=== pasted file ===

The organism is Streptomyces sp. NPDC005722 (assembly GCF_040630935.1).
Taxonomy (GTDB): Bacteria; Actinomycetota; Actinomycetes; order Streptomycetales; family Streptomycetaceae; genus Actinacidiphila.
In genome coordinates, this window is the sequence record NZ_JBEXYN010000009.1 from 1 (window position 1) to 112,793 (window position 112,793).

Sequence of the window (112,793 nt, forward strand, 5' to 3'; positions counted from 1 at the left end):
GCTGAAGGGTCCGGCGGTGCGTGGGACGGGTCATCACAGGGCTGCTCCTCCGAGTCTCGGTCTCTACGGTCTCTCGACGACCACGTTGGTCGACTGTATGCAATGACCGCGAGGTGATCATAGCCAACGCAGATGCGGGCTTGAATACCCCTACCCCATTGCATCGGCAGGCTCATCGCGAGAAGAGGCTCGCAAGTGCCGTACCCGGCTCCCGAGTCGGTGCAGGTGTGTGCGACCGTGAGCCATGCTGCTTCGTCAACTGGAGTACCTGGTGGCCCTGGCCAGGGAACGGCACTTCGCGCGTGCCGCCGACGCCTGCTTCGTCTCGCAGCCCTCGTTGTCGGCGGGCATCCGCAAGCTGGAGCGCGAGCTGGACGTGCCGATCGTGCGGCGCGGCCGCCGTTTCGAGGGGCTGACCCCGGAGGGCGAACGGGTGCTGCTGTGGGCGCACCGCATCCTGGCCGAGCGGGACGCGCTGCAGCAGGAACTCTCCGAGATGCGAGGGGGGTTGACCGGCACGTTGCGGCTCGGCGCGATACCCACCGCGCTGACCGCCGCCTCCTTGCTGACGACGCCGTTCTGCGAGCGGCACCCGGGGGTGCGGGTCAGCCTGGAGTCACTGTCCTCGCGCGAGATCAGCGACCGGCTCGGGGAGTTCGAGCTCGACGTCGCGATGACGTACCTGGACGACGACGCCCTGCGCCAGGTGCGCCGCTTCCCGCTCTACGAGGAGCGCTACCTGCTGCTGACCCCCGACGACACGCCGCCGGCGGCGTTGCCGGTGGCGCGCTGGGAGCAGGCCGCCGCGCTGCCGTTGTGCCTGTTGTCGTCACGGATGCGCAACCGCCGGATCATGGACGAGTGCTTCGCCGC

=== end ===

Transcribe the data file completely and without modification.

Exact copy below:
The organism is Streptomyces sp. NPDC005722 (assembly GCF_040630935.1).
Taxonomy (GTDB): Bacteria; Actinomycetota; Actinomycetes; order Streptomycetales; family Streptomycetaceae; genus Actinacidiphila.
In genome coordinates, this window is the sequence record NZ_JBEXYN010000009.1 from 1 (window position 1) to 112,793 (window position 112,793).

Sequence of the window (112,793 nt, forward strand, 5' to 3'; positions counted from 1 at the left end):
GCTGAAGGGTCCGGCGGTGCGTGGGACGGGTCATCACAGGGCTGCTCCTCCGAGTCTCGGTCTCTACGGTCTCTCGACGACCACGTTGGTCGACTGTATGCAATGACCGCGAGGTGATCATAGCCAACGCAGATGCGGGCTTGAATACCCCTACCCCATTGCATCGGCAGGCTCATCGCGAGAAGAGGCTCGCAAGTGCCGTACCCGGCTCCCGAGTCGGTGCAGGTGTGTGCGACCGTGAGCCATGCTGCTTCGTCAACTGGAGTACCTGGTGGCCCTGGCCAGGGAACGGCACTTCGCGCGTGCCGCCGACGCCTGCTTCGTCTCGCAGCCCTCGTTGTCGGCGGGCATCCGCAAGCTGGAGCGCGAGCTGGACGTGCCGATCGTGCGGCGCGGCCGCCGTTTCGAGGGGCTGACCCCGGAGGGCGAACGGGTGCTGCTGTGGGCGCACCGCATCCTGGCCGAGCGGGACGCGCTGCAGCAGGAACTCTCCGAGATGCGAGGGGGGTTGACCGGCACGTTGCGGCTCGGCGCGATACCCACCGCGCTGACCGCCGCCTCCTTGCTGACGACGCCGTTCTGCGAGCGGCACCCGGGGGTGCGGGTCAGCCTGGAGTCACTGTCCTCGCGCGAGATCAGCGACCGGCTCGGGGAGTTCGAGCTCGACGTCGCGATGACGTACCTGGACGACGACGCCCTGCGCCAGGTGCGCCGCTTCCCGCTCTACGAGGAGCGCTACCTGCTGCTGACCCCCGACGACACGCCGCCGGCGGCGTTGCCGGTGGCGCGCTGGGAGCAGGCCGCCGCGCTGCCGTTGTGCCTGTTGTCGTCACGGATGCGCAACCGCCGGATCATGGACGAGTGCTTCGCCGC